Título Monkeypox, Disinformation, and Fact-Checking: A Review of Ten Iberoamerican Countries in the Context of Public Health Emergency
Autores MOREJÓN LLAMAS, NOEMÍ, CRISTÓFOL RODRÍGUEZ, FRANCISCO JAVIER
Publicación externa No
Medio INFORMATION
Alcance Article
Naturaleza Científica
Cuartil SJR 2
Web https://www.scopus.com/inward/record.uri?eid=2-s2.0-85166387328&doi=10.3390%2finfo14070390&partnerID=40&md5=89aa6a7cde65970d75d2b9bd82cccde8
Fecha de publicacion 01/07/2023
ISI 1036104000001
Scopus Id 2-s2.0-85166387328
DOI 10.3390/info14070390
Abstract This paper examines the disinformation and fact-checking activity of ten Ibero-American countries during the outbreak of monkeypox in 2022. Using a mixed-methods approach based on content analysis, the debunkings published by these organizations on their websites between 7 May and 10 September 2022 are studied. The countries with the highest number of debunkings are Spain and Bolivia, with two verification agencies, Maldita and Bolivia Verifica. The outbreak\'s onset marked a peak in the spread of hoaxes, particularly following the declaration of the disease as a public health emergency. The identification of disinformants is challenging due to the diverse dissemination channels, although Twitter predominantly serves as the platform of choice. The preferred format for disinformation is image text, and the common theme links monkeypox to a side effect of the SARS-CoV-2 vaccine. Furthermore, the internationalization capacity of scientific hoaxes is demonstrated. Fact-checking agencies conduct adequate and thorough source verification, predominantly relying on official and expert sources. However, they employ limited digital tools that could expedite the verification process. Disinformation regarding monkeypox is closely related to COVID-19 hoaxes, either by resurrecting conspiracy theories or through the dissemination of speeches by well-known anti-vaccine activists who belong to healthcare collectives and were influential during the health pandemic.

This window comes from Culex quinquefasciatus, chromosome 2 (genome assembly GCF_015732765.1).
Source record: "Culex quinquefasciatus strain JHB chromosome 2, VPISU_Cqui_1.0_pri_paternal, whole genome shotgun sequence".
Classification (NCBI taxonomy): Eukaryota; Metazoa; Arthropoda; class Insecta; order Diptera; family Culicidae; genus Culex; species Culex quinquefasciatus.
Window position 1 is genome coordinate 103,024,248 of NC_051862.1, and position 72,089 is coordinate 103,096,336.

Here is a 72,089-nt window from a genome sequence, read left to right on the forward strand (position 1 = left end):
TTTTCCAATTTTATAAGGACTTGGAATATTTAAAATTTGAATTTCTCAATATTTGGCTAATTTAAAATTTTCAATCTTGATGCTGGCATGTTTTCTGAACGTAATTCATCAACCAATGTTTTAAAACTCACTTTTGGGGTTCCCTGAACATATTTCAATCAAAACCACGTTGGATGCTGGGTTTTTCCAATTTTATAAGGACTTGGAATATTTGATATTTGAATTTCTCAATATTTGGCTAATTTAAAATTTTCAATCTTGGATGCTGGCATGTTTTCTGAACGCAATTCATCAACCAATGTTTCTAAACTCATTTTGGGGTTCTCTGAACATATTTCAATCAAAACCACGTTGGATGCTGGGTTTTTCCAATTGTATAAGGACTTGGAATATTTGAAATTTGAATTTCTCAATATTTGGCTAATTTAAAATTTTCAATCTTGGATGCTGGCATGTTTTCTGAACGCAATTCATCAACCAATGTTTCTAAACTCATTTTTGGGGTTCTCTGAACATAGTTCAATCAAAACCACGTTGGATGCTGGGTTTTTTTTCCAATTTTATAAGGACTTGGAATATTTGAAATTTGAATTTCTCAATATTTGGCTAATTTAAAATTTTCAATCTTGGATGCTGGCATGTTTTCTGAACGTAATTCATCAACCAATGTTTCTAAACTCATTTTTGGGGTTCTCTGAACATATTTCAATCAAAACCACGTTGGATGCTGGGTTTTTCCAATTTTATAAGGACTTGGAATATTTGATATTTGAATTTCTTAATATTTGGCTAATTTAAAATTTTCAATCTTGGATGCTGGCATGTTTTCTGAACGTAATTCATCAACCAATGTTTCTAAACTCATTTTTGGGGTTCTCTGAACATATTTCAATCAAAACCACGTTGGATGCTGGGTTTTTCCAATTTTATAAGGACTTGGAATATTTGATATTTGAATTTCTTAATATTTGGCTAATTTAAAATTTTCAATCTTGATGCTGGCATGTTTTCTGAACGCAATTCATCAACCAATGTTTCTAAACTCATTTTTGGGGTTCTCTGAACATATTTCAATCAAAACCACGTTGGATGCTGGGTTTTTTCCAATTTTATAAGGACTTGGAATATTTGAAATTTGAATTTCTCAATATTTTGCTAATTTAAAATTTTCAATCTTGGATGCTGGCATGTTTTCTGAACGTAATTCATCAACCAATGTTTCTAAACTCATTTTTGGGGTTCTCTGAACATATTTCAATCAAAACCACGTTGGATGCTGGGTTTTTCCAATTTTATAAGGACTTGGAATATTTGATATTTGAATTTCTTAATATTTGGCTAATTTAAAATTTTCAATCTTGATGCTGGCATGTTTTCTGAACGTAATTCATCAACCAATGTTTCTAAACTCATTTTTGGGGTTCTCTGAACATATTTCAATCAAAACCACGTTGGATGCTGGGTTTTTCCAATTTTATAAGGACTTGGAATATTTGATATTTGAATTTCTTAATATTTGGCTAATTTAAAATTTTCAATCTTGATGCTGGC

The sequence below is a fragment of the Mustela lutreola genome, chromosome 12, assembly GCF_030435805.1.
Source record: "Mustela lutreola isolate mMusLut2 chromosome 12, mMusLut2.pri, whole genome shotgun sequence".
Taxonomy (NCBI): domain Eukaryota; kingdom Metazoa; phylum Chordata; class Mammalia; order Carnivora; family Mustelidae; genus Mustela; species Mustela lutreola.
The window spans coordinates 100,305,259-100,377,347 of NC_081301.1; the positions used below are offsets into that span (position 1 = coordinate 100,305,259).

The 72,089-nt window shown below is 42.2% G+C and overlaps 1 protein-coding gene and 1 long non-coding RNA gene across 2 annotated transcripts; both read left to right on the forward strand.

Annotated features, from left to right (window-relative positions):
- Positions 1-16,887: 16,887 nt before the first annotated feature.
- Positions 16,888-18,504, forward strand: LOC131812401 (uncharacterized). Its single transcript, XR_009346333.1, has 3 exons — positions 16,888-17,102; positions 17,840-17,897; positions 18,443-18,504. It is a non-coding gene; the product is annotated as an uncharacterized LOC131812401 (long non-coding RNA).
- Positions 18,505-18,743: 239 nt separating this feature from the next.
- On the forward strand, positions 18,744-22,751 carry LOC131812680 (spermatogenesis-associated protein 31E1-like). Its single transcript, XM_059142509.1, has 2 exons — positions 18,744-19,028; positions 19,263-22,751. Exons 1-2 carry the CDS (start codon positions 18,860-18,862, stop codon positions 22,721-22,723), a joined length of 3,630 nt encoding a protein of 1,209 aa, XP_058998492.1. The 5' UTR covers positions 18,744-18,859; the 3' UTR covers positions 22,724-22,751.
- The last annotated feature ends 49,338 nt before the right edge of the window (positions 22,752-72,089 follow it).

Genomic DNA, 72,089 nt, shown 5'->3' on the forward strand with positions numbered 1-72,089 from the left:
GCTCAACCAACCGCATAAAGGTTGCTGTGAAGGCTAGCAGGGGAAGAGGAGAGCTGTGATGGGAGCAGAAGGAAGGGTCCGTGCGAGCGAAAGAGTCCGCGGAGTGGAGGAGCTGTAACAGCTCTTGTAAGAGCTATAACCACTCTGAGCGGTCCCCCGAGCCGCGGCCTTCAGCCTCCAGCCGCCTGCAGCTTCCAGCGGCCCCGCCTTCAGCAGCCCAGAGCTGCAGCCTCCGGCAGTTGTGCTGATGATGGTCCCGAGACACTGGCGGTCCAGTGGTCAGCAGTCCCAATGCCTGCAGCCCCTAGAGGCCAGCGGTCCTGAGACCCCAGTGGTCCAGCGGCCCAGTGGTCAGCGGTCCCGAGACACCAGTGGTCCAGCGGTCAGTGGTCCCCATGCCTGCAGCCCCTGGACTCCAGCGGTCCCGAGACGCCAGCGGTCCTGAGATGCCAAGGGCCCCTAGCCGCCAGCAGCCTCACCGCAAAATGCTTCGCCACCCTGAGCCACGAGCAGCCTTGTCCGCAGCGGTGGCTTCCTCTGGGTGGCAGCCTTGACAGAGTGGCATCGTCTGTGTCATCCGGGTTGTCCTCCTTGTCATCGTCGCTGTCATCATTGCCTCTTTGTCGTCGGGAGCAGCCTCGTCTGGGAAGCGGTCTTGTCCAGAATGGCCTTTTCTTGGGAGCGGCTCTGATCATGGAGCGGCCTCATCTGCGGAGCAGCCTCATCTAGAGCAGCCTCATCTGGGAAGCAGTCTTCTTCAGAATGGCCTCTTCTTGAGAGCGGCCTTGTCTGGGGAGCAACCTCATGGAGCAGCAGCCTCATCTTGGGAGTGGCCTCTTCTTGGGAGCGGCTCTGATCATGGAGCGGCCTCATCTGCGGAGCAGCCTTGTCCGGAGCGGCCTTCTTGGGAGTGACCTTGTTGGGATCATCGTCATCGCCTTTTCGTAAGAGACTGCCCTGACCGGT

Palabras clave disinformation; verification; social networks; hoaxes; science; monkeypox; Iberoamerica; Spain; Latin America
Miembros de la Universidad Loyola

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